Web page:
1 Red alert!
The NLP concept of ‘state’ is one I find useful in many situations. By ‘state’ we mean the emotional, intellectual imaginative and physical condition we are in at any given time. NLP teaches us both that states can be changed, and how to change them, this giving us power areas of life that traditional ‘common sense’ says we have little power over.
For example, for many people, ‘getting angry’ is just something that happens to them. Some annoying stimulus occurs, the ‘angry’ button is pushed and, like Pavlov’s dog, off they go. NLP taught me to monitor my internal states, to stand back and notice them. If I feel anger rising, I can choose if I want to use it or not. Usually the best answer is to back off. States can be ‘broken’ by choosing to act or think in a new way (a simple physical action will often do the trick), after which a new, calmer state can be got to and whatever has caused the anger can be sorted.
You can create a culture around you that uses this: I expect people to be able to manage their own states; if they have their own ‘red alert’ moment, it is OK for them to tell me, then disappear till they have calmed down.
2 As others see us
The above process is essentially about objectivity: being able to stand outside our emotions and old patterns of reaction. NLP also taught me how to stand outside situations and see others’ point of view – something we are often told we ‘should’ do but rarely told how to do.
NLP uses simple physical space to achieve this. When considering a situation in which you are involved, you make a physical map of the matter, with different people taking up different spaces in the room where you are situated. You then simply move to the space that you have allocated to each participant, tell yourself that you are that person and let your subconscious tell you how that person is experiencing matters. You can have a dialogue with other people (or at least your mental model of them) in other spaces.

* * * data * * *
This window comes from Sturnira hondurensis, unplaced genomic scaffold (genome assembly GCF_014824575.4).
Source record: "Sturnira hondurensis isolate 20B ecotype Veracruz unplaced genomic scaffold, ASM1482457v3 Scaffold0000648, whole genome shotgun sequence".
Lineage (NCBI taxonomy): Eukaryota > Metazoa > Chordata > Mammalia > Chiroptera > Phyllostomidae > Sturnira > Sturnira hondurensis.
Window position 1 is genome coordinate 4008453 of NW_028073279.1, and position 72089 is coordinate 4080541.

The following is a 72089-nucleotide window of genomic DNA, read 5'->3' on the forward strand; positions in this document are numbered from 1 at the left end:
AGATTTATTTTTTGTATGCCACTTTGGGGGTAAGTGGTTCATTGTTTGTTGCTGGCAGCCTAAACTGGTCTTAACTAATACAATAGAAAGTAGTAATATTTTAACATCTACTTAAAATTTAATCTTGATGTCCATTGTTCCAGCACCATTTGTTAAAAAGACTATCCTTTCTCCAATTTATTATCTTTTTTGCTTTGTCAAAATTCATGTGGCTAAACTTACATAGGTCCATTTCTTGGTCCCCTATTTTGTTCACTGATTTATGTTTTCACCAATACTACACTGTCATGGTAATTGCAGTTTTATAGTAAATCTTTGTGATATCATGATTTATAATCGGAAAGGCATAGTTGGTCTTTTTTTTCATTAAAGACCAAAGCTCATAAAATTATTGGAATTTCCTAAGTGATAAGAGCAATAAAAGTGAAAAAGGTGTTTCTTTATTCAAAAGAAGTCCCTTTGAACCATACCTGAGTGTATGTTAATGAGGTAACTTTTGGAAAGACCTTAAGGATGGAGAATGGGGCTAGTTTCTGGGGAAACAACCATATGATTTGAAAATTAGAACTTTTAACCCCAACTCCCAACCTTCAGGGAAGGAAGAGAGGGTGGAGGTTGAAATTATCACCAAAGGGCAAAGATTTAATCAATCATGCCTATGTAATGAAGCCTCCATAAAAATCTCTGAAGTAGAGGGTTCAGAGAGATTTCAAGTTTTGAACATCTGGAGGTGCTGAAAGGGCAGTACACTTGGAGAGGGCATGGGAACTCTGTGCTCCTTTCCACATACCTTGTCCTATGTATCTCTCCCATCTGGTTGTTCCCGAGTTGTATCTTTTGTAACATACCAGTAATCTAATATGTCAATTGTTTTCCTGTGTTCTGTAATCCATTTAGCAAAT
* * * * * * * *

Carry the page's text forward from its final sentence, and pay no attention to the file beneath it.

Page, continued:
Keep some space free to be a ‘fly on the wall’, a total outsider who is watching the interaction. How do things look from this place?
This may all sound spooky, but it often reveals remarkable insights. It is based on the work of therapist Fritz Perls, who used it to bring about startling changes in people’s lives.
3 A seasonal one: how to avoid a cold!
Sometimes when I wake up feeling a bit shivery but have a busy day ahead, I use a simplified version of an NLP process called ‘six step reframing’ to keep the cold at bay. The underlying insight is that when you start feeling ‘coldy’, this is because there is a part of you eager to rest, and which will ensure you get a cold if you don’t do as it wants (as that will finally make you slow down). This part can be very insistent – but you can negotiate with it. Try making your right hand the part and your left the rest of you, then set up a dialogue between these two. Agree things like an early night or a few days’ healthy eating and drinking until you sense the rest-seeking part is satisfied. Then go to work, do what you have to do, then fulfill your side of the bargain.
Again, this may sound strange, but I have used this many times and it nearly always works.
NLP has acquired a mixed reputation; it can be seen as the tool of dodgy salespeople or of stage hypnotists. I am very concerned to right this balance, to show that it is actually a set of simple techniques that everyone can use to make their lives better, often in quite ordinary ways.
Robbie Steinhouse is Director and Master Trainer at NLP School in London, and in the past has taught people with every job title imaginable. All have a common goal of using NLP to enhance their work life, professional and personal relationships.